are transient and characteristically mild. Idiosyncratic reactions occur at a much lower rate.

The committee concludes that there is sufficient evidence of an association between PB and transient acute cholinergic effects in doses normally used in treatment and for diagnostic purposes.

Since unexplained Gulf War-related illnesses have been chronic, possible long-term effects of PB are of great interest. There are no reports of chronic toxicity related to human PB exposure in clinical or military populations. Haley and Kurt (1997) suggested that unexplained Gulf War-related symptoms could be a unique manifestation of organophosphate-induced delayed neuropathy associated with PB exposure alone or in combination with other wartime exposures, in the absence of acute symptoms of organophosphate toxicity. There is evidence that some AChE inhibitors may be associated with chronic neurological changes. Haley and Kurt provide evidence that a small number of ill Gulf War veterans have neurological impairment compared to a small number of well veterans from the same unit. The committee felt that the validity of this association, and the possible causal relationship between PB and the neurological findings, are uncertain. Among the reasons for withholding judgment are the large potential for selection and information biases4 in this study population, the lack of a nondeployed comparison group, and the lack of clinical validity in the measures of neurological damage. Haley and Kurt’s hypothesis requires further investigation.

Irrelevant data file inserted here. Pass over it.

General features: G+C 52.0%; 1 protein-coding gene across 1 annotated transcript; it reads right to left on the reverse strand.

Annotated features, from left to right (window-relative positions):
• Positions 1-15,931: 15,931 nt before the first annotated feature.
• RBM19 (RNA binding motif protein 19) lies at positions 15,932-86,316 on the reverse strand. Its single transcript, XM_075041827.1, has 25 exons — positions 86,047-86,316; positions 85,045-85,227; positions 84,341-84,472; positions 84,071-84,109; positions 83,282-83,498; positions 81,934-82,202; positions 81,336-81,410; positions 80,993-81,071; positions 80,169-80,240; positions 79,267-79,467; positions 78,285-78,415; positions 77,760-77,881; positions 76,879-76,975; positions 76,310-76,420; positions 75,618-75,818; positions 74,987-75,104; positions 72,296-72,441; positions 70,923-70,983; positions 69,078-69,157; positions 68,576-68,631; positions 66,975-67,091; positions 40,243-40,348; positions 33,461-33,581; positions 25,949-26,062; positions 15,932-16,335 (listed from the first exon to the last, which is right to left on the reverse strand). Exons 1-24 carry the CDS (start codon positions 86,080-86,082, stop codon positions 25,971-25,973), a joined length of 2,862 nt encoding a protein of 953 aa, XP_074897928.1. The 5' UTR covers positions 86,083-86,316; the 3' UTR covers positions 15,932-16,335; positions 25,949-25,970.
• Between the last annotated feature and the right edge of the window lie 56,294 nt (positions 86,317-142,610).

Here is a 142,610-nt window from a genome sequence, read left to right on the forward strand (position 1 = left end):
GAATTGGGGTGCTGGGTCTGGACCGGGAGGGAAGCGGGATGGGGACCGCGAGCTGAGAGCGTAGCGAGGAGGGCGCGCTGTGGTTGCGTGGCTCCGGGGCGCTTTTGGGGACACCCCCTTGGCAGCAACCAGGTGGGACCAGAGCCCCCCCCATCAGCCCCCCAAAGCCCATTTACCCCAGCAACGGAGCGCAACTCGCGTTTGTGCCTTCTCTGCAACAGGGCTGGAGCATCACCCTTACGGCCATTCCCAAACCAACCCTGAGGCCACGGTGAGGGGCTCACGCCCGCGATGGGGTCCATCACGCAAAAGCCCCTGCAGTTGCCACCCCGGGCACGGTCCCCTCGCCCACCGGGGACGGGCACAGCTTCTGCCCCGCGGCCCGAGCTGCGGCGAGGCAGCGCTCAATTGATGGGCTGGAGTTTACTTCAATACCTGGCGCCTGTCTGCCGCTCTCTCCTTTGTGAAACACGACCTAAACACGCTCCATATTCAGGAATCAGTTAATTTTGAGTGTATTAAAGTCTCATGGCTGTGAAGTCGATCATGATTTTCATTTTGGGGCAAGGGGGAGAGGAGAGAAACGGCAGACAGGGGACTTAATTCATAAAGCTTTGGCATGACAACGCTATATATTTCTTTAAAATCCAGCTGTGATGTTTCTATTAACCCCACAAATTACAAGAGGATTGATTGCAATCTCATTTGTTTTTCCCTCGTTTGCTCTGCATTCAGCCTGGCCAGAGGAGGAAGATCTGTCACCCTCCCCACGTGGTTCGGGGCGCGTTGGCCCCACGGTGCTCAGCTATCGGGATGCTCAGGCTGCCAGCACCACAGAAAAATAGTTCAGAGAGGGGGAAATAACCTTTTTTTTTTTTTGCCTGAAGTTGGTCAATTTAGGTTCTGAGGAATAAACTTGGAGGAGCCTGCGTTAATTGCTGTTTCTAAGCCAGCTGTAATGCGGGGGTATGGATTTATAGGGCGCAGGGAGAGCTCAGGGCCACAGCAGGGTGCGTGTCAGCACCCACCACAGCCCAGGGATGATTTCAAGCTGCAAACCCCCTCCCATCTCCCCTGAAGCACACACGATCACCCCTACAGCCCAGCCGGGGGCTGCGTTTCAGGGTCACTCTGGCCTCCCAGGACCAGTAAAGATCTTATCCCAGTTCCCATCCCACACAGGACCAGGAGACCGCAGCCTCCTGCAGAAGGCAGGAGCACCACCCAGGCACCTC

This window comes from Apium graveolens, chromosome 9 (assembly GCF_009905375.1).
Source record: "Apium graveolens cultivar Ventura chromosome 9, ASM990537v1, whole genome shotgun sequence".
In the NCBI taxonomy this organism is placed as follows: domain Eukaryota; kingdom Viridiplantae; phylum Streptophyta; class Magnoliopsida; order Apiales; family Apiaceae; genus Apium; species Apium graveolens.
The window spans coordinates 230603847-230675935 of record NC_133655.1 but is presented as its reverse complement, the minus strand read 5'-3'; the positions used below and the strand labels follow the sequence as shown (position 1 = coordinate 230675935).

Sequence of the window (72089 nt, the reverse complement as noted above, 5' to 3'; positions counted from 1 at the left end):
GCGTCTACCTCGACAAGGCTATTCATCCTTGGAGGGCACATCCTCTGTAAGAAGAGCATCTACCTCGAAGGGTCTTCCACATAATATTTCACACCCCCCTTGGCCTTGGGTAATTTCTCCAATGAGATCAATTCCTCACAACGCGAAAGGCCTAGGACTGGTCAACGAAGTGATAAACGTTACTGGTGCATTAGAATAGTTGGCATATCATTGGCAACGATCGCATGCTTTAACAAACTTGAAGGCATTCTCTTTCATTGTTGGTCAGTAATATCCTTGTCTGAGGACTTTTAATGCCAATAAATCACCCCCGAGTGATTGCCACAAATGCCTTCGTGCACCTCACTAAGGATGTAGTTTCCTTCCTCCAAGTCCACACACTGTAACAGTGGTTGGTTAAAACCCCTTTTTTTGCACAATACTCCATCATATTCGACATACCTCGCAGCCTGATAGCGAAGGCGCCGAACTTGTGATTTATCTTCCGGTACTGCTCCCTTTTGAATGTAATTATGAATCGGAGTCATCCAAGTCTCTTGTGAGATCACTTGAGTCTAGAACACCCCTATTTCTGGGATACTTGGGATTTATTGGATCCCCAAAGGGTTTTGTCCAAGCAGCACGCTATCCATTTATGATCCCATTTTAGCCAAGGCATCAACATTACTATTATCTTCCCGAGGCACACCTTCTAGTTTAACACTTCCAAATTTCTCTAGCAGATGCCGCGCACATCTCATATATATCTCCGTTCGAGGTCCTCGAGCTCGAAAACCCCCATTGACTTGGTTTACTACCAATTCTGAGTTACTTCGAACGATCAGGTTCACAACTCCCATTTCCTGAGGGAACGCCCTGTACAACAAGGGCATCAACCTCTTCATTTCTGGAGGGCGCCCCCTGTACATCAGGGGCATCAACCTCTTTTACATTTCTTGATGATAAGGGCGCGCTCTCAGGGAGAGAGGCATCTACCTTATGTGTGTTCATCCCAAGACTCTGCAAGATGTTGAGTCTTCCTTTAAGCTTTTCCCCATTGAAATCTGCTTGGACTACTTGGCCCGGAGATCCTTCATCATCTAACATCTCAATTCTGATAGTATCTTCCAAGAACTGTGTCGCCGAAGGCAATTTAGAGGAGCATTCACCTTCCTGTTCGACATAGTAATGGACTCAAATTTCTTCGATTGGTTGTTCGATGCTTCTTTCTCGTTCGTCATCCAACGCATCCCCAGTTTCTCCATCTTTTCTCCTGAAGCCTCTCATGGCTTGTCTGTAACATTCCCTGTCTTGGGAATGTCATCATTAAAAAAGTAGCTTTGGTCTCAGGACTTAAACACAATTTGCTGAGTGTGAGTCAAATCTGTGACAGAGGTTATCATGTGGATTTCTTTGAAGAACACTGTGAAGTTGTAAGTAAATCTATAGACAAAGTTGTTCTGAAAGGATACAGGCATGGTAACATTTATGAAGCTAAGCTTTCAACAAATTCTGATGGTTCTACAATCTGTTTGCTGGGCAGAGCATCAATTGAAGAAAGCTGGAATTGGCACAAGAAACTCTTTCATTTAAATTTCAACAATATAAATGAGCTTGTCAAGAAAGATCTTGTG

Haley and Kurt (1997) have also suggested that chronic neuropsychological syndromes derived from factor analysis are linked to acute responses to administration of PB. The evidence that they present has several shortcomings. The major limitation was the lack of comparable studies in a nondeployed group of veterans. There is uncertainty about how the authors selected, administered, and interpreted the neuropsychological tests. The study population consisted of self-selected individuals who replied to a survey (41 percent of the battalion). The data on exposure to PB were self-reports of events that had occurred many years before.

The epidemiologic data do not provide evidence of a link between PB and chronic illness in Gulf War veterans. Most epidemiologic studies of Gulf War veterans have focused on whether a unique Gulf War syndrome exists and defining its characteristics. Only two epidemiologic studies specifically investigated the possible association of PB use and chronic symptoms among Gulf War veterans (Haley and Kurt, 1997; Unwin et al., 1999). This summary has already noted the limitations of the small, selected population studied by Haley and colleagues. Based on factor analysis, they defined three syndromes associated with


Selection bias can occur in the recruitment of study subjects to a cohort when the study and control groups differ from each other by a factor, often unknown, that is likely to affect the results. Information bias results from the way in which the data are collected (e.g., measurement errors, imprecise measurement, misdiagnosis). Bias may also result from misclassification of study subjects with respect to the outcome variable.

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